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Metrolinx Transportation Plan Needs Work, says Bradley

Posted: August 1, 2014

TORONTO — The Ontario Trucking Association said it commends Ontario Premier Kathleen Wynne for giving priority to solving gridlock in the Greater Toronto and Hamilton Area (GTHA) and acknowledging the toll congestion costs exact on the supply chain, which in turn impairs Ontario competitiveness, direct investment, safety and the environment.

In a letter to the Premier, OTA president David Bradley says the association will be a constructive participant in the conversation about funding options, but argues there are a number of important issues OTA believes need to be part of the conversation from the outset.

The plan was developed by Metrolinx, a government agency created to improve the coordination and integration of all modes of transportation in the GTHA. It’s a 25-year, $50 billion regional transportation plan aiming to bring 80 percent of the region’s population within two kilometres of rapid transit in 2008. The agency has been assigned the task of finding revenue tools to fund the plan, but the province will ultimately make the decision.

Dubbed The Big Move, the plan focuses on improving transit in the GTHA region, which Bradley said, “can help alleviate road and highway congestion if enough people actually get out of their cars.”

But an “efficient goods movement, while related to the movement of people, requires its own distinct planning,” Bradley said. “Private motorists can choose whether to drive or take transit,” he says. “Commercial truckers have no such choice.”

“[Is it] fair then that [truckers] should be expected to contribute to the cost of transit,” Bradley asked, “or should the monies collected from them be dedicated to maintenance and strategic expansion of roads and highways?”

Governments currently take in more revenues from road-related taxes and fees than is put back into the system, he said. While truckers are willing to pay their fair share, according to the OTA, “revenues generated from what truckers currently pay in diesel fuel taxes and vehicle plate fees is roughly equivalent or somewhat more than the total annual expenditures under the Provincial Highways Management Program.”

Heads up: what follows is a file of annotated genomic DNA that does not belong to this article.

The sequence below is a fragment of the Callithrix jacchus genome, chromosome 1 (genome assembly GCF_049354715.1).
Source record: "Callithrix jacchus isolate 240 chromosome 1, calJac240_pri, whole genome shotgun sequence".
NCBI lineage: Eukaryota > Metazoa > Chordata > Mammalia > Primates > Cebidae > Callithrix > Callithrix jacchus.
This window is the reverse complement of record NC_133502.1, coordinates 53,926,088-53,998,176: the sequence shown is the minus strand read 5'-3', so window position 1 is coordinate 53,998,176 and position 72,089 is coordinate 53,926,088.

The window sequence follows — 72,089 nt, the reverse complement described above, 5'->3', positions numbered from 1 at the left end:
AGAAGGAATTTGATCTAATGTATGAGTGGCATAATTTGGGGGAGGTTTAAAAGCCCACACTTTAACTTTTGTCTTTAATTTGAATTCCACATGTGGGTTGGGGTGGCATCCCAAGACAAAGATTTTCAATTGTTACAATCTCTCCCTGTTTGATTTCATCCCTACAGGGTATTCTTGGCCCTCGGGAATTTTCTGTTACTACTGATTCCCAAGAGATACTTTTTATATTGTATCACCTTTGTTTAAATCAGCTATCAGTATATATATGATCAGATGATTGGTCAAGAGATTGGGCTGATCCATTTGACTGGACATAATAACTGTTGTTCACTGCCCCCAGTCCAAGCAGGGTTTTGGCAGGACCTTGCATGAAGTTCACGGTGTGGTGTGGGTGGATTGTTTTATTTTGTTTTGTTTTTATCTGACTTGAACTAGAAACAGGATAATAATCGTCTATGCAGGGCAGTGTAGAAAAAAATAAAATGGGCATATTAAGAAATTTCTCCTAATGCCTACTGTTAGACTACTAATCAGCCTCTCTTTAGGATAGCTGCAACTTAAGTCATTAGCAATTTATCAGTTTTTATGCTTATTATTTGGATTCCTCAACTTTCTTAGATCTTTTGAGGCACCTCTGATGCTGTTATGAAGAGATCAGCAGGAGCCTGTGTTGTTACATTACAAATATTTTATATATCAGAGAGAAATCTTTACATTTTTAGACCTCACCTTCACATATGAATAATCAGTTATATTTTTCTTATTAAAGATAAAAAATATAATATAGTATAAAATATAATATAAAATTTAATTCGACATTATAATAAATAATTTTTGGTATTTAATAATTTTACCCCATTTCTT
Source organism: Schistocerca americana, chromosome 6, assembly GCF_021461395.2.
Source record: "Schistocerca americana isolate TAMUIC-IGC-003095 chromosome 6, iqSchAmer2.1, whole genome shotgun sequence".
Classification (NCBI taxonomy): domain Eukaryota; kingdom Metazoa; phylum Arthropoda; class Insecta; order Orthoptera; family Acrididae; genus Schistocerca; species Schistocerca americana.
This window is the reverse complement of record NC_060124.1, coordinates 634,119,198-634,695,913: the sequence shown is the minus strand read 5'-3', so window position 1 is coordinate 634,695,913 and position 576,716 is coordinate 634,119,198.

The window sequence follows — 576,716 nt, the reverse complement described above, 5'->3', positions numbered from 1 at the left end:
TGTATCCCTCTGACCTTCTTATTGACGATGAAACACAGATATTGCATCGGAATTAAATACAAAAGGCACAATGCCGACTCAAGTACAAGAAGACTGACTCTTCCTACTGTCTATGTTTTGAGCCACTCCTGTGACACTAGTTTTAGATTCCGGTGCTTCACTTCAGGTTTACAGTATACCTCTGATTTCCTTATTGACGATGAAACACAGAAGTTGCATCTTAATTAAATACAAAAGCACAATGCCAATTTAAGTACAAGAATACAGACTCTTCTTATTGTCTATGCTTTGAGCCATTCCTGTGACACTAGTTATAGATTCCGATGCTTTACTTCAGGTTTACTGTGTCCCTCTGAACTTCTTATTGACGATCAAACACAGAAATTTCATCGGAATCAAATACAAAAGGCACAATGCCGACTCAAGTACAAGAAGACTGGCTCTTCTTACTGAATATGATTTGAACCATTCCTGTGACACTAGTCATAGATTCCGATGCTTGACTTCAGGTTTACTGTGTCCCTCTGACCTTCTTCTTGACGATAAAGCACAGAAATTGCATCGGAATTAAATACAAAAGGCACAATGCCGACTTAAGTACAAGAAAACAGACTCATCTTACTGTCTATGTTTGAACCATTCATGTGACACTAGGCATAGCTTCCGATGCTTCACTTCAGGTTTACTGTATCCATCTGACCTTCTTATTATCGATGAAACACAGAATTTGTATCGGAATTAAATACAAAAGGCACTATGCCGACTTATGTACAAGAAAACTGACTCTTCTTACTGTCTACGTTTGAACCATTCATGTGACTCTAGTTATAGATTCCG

“The issue is one of trust,” Bradley said. “In order to regain the trust of taxpayers that ‘this time things will be different,’ rather than focus solely on new revenue tools, governments must also ensure all current, existing sources of revenue are exhausted and all road-related revenues are dedicated — preferably to a special trust fund, not general revenues.”

Ideally, Bradley would like to see a “‘value for money’ approach to ensure funding goes to projects that will create optimal congestion relief and trade route/supply chain efficiency.”

Wynn, who Bradley commended for putting gridlock as a priority, looks to be leaning that way, the OTA said.

Bradley also noted that governments can maximize existing infrastructure, and pointed to expanding LCV use, incentives for off-peak deliveries, faster accident clean-up, and inspection station/scale by-pass technology.

“The trucking industry — and indeed all road users — want measurable results in reducing congestion costs, and wear and tear on vehicles.”

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